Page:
A recreational vehicle is like a miniature house on wheels, designed to allow you to live in it for at least a short time, perhaps longer. As such, it has many of the amenities that a home would have, including a refrigerator. However, an RV refrigerator is usually very different from one that you might have in your home or apartment. Here is a look at some of the key differences.
A residential refrigerator can only function on AC current. However, an RV fridge can run on multiple power sources depending on what is available at a given time. A three-way RV refrigerator can run on propane gas, direct current (i.e., battery power), or alternating current as needed. A two-way RV unit has less capability, only able to run on propane or AC current.
If you need RV refrigerator repair Central Texas, you need to be sure that the technician has specific knowledge of how an RV fridge works because it is typically different than that found in homes. A residential refrigerator keeps temperatures low by using a compressor to cool down the inside. An RV unit absorbs the heat from the inside of the compartment using tubes of cooling chemicals.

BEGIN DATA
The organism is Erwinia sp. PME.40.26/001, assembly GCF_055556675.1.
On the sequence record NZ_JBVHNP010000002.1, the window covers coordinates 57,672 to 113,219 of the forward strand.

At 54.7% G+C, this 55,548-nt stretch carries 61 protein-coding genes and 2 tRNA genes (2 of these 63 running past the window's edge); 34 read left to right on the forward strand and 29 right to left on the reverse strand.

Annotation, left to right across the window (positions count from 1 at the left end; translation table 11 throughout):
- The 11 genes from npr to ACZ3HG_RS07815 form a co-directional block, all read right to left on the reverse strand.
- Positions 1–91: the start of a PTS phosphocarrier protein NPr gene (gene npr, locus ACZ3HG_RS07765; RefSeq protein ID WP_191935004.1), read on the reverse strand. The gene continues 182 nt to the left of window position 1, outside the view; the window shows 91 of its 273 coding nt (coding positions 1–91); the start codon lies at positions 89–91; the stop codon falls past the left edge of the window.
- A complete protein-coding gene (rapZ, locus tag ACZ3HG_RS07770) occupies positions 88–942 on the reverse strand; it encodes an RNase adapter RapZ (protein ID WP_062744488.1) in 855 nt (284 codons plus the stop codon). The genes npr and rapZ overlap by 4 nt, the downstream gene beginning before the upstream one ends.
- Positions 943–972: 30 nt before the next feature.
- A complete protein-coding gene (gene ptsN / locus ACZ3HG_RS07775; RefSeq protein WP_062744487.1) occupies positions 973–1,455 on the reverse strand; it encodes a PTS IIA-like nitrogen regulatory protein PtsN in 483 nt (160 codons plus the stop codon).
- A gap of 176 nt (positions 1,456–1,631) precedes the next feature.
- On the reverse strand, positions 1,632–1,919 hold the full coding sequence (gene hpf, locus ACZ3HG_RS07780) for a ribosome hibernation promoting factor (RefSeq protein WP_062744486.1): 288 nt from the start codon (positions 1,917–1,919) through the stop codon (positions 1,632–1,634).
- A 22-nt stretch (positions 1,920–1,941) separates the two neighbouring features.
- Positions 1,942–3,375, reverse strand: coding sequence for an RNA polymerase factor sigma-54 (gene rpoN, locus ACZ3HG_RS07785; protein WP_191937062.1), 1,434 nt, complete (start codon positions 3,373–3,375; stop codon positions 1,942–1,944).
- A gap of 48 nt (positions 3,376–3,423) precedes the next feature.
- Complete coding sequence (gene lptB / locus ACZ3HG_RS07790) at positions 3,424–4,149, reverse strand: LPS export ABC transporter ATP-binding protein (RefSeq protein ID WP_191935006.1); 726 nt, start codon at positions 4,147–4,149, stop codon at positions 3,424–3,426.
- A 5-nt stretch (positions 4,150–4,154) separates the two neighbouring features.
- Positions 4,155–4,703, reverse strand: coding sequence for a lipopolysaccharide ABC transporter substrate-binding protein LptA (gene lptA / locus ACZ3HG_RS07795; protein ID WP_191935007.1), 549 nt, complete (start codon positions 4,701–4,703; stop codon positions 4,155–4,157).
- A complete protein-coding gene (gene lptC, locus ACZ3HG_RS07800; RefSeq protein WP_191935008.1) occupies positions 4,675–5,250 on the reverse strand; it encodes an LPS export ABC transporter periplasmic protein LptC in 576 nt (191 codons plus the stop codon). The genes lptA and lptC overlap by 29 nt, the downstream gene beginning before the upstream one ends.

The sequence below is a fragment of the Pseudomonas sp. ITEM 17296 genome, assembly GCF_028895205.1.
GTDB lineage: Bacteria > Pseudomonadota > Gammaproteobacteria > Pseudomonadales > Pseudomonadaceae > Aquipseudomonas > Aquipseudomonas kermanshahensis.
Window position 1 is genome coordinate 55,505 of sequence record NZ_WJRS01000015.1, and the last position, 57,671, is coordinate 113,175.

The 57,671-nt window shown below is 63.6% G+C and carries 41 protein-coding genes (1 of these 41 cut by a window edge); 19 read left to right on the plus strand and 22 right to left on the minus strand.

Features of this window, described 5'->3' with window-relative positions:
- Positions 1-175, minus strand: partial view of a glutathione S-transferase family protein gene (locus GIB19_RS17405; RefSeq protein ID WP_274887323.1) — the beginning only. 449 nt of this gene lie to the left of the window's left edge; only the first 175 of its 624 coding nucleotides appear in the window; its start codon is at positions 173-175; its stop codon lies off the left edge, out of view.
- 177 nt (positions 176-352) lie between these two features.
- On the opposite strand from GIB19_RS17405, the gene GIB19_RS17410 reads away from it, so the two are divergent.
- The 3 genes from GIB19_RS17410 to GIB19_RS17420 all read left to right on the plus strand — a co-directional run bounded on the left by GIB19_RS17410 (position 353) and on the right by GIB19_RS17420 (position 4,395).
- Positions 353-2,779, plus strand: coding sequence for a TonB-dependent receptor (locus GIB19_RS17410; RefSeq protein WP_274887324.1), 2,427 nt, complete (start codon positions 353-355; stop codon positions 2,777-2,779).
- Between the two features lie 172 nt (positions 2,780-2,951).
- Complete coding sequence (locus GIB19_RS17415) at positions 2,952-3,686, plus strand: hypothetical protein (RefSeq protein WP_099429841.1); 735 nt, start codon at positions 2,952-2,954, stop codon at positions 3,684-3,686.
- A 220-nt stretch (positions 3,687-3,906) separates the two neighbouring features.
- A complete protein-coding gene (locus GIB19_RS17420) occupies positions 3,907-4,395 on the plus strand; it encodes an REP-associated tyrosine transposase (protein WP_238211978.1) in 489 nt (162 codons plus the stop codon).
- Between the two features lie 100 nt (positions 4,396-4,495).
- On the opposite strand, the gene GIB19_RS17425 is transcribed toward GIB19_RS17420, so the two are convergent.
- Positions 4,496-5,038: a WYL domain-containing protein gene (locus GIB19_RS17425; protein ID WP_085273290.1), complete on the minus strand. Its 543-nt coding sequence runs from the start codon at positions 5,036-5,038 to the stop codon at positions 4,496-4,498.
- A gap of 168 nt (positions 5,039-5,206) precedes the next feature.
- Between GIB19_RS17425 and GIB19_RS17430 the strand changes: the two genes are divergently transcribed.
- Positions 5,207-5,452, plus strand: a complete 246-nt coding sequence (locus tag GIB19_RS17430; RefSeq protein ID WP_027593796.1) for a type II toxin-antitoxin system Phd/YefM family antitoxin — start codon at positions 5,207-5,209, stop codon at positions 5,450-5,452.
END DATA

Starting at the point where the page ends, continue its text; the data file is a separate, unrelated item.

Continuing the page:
Size and Weight
An RV fridge is usually more compact than a residential one, offering approximately six to eight cubic feet of storage capacity. Residential refrigerators generally offer much more capacity. There are two reasons for the smaller size of the RV fridge. First, it is a space-saving measure in close quarters, and second, RV fridges typically aren’t intended for long-term storage. Though smaller in capacity, an RV refrigerator is proportionately heavier than a residential fridge. This is to stabilize it when the RV is on the road.
Until recently, an RV fridge was the only option available for a recreational vehicle. However, as RVs grow larger and owners demand more capacity and home-like comforts, residential fridges are increasingly more commonplace within them.